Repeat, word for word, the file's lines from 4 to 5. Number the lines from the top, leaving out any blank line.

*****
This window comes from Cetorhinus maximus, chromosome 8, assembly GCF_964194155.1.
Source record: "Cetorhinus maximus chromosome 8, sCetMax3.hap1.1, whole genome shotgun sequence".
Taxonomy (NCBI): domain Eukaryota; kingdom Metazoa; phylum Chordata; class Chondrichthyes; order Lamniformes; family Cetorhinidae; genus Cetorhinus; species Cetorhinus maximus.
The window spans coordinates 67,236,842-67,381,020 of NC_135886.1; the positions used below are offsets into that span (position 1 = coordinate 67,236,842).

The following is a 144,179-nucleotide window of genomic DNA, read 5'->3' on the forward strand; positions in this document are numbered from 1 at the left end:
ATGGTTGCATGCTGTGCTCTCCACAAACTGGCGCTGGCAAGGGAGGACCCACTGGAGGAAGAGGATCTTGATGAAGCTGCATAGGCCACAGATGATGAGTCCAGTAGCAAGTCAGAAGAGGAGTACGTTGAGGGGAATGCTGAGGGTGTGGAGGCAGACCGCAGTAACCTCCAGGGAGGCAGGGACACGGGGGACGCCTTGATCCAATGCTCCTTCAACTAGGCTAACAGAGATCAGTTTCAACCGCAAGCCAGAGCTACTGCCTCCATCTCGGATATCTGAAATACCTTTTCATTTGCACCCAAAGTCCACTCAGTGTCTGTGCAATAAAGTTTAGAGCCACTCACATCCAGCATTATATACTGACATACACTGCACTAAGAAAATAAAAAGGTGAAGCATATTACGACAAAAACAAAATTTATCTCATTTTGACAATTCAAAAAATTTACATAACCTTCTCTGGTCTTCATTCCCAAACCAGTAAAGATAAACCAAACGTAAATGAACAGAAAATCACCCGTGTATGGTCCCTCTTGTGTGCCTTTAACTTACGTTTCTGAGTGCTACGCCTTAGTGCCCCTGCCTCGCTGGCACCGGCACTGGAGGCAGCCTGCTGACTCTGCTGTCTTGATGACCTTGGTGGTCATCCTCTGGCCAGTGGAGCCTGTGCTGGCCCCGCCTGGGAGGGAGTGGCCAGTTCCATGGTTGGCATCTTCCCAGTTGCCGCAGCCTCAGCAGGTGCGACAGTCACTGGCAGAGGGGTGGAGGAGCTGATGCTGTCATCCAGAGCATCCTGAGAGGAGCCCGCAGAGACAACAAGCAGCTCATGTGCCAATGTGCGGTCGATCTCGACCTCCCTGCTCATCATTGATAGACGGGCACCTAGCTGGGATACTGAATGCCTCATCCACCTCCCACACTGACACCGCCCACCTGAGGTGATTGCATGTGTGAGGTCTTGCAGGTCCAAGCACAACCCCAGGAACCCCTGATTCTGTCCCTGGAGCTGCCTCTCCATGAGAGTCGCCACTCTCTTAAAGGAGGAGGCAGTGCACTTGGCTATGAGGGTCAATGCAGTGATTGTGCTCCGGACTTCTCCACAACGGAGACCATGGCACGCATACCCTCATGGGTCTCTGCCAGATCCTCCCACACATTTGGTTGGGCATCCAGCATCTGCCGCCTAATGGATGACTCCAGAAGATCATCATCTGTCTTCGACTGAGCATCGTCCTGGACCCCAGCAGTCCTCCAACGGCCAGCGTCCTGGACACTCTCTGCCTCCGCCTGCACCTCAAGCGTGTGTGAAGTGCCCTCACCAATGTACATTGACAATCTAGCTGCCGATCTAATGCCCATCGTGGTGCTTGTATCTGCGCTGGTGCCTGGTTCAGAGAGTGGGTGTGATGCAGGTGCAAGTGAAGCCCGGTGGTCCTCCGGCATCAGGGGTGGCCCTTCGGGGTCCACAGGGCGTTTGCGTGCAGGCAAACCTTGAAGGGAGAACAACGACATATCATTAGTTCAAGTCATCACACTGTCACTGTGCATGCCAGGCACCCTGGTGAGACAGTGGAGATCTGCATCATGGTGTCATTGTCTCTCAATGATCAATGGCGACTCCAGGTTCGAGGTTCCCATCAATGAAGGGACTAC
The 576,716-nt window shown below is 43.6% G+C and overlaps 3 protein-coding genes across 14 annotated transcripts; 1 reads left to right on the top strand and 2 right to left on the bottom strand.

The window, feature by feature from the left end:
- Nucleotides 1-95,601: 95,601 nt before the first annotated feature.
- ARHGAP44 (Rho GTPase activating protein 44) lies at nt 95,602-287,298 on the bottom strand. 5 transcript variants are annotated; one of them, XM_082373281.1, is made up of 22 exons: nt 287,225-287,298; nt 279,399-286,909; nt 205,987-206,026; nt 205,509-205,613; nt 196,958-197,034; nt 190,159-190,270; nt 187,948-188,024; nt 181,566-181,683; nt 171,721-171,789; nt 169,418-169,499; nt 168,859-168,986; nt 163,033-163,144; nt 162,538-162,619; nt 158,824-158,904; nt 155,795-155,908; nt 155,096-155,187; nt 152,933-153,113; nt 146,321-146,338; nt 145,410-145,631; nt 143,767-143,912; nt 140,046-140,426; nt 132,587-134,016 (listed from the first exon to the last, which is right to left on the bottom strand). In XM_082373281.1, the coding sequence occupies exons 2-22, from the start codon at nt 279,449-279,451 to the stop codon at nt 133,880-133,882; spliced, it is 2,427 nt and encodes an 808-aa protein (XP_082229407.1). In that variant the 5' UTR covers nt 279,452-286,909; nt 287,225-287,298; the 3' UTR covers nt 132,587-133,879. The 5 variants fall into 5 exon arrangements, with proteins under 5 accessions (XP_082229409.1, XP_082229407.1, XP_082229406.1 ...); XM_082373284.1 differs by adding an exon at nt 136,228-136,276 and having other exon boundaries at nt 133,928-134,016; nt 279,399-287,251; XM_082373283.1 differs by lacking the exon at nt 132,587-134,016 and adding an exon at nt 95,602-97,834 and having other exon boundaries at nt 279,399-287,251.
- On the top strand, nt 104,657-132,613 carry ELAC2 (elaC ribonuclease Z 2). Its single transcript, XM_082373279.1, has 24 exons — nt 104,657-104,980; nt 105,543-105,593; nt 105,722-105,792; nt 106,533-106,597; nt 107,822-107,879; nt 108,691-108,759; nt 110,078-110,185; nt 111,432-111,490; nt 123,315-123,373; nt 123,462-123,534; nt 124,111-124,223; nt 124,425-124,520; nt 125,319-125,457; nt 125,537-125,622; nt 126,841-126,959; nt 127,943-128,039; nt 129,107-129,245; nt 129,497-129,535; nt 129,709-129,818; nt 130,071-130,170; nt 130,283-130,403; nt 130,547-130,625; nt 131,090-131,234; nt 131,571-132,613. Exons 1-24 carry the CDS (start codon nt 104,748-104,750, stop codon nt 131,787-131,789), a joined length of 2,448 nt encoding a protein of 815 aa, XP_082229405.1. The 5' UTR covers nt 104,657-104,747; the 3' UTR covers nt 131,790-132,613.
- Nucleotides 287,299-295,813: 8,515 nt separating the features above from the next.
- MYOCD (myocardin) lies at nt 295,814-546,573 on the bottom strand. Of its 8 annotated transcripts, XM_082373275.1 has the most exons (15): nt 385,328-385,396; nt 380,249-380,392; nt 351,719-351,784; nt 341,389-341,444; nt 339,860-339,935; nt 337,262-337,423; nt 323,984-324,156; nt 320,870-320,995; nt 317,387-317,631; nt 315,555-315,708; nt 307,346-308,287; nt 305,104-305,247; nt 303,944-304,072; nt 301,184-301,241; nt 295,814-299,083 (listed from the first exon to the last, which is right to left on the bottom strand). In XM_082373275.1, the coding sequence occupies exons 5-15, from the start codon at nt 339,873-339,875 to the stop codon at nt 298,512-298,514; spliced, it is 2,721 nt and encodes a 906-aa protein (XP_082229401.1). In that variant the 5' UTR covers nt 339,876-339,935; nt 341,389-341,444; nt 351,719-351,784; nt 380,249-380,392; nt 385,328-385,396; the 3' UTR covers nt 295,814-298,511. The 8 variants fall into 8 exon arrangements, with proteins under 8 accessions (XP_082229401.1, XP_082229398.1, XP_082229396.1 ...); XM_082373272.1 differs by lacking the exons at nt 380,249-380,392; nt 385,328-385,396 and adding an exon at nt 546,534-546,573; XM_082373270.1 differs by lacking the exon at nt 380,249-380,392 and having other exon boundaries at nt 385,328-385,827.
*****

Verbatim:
The window spans coordinates 67,236,842-67,381,020 of NC_135886.1; the positions used below are offsets into that span (position 1 = coordinate 67,236,842).

The following is a 144,179-nucleotide window of genomic DNA, read 5'->3' on the forward strand; positions in this document are numbered from 1 at the left end: